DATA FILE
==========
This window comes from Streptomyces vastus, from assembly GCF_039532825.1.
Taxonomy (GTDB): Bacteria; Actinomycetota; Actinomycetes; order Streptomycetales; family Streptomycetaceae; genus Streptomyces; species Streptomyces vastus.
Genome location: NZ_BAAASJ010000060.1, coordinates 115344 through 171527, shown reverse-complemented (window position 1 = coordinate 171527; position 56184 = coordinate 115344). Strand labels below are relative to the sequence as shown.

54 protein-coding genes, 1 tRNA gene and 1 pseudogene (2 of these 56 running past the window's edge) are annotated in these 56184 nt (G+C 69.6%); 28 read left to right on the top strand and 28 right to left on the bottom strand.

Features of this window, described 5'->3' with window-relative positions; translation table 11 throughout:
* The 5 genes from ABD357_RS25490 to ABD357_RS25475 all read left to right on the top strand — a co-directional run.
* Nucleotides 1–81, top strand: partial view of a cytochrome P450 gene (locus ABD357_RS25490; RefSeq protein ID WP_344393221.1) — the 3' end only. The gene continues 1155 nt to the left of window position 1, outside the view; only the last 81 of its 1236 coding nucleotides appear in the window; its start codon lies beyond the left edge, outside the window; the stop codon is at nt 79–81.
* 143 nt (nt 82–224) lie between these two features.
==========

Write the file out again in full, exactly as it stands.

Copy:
This window comes from Streptomyces vastus, from assembly GCF_039532825.1.
Taxonomy (GTDB): Bacteria; Actinomycetota; Actinomycetes; order Streptomycetales; family Streptomycetaceae; genus Streptomyces; species Streptomyces vastus.
Genome location: NZ_BAAASJ010000060.1, coordinates 115344 through 171527, shown reverse-complemented (window position 1 = coordinate 171527; position 56184 = coordinate 115344). Strand labels below are relative to the sequence as shown.

54 protein-coding genes, 1 tRNA gene and 1 pseudogene (2 of these 56 running past the window's edge) are annotated in these 56184 nt (G+C 69.6%); 28 read left to right on the top strand and 28 right to left on the bottom strand.

Features of this window, described 5'->3' with window-relative positions; translation table 11 throughout:
* The 5 genes from ABD357_RS25490 to ABD357_RS25475 all read left to right on the top strand — a co-directional run.
* Nucleotides 1–81, top strand: partial view of a cytochrome P450 gene (locus ABD357_RS25490; RefSeq protein ID WP_344393221.1) — the 3' end only. The gene continues 1155 nt to the left of window position 1, outside the view; only the last 81 of its 1236 coding nucleotides appear in the window; its start codon lies beyond the left edge, outside the window; the stop codon is at nt 79–81.
* 143 nt (nt 82–224) lie between these two features.